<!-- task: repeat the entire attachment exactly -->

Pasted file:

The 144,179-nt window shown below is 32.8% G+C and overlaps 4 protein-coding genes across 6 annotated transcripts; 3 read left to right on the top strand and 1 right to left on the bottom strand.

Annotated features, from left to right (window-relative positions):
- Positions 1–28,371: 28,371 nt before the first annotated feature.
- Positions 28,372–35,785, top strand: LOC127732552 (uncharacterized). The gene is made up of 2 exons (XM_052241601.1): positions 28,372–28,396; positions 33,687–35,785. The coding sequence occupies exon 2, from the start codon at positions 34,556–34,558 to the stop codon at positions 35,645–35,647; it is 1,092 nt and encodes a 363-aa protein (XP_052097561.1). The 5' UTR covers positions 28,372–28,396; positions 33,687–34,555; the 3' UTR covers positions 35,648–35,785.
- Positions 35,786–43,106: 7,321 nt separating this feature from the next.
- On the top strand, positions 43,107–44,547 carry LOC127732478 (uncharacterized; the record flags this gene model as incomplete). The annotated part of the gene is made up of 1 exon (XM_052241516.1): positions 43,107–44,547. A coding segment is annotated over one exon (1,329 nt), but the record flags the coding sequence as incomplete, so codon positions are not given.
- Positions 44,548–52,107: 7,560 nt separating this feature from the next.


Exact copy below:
The 144,179-nt window shown below is 32.8% G+C and overlaps 4 protein-coding genes across 6 annotated transcripts; 3 read left to right on the top strand and 1 right to left on the bottom strand.

Annotated features, from left to right (window-relative positions):
- Positions 1–28,371: 28,371 nt before the first annotated feature.
- Positions 28,372–35,785, top strand: LOC127732552 (uncharacterized). The gene is made up of 2 exons (XM_052241601.1): positions 28,372–28,396; positions 33,687–35,785. The coding sequence occupies exon 2, from the start codon at positions 34,556–34,558 to the stop codon at positions 35,645–35,647; it is 1,092 nt and encodes a 363-aa protein (XP_052097561.1). The 5' UTR covers positions 28,372–28,396; positions 33,687–34,555; the 3' UTR covers positions 35,648–35,785.
- Positions 35,786–43,106: 7,321 nt separating this feature from the next.
- On the top strand, positions 43,107–44,547 carry LOC127732478 (uncharacterized; the record flags this gene model as incomplete). The annotated part of the gene is made up of 1 exon (XM_052241516.1): positions 43,107–44,547. A coding segment is annotated over one exon (1,329 nt), but the record flags the coding sequence as incomplete, so codon positions are not given.
- Positions 44,548–52,107: 7,560 nt separating this feature from the next.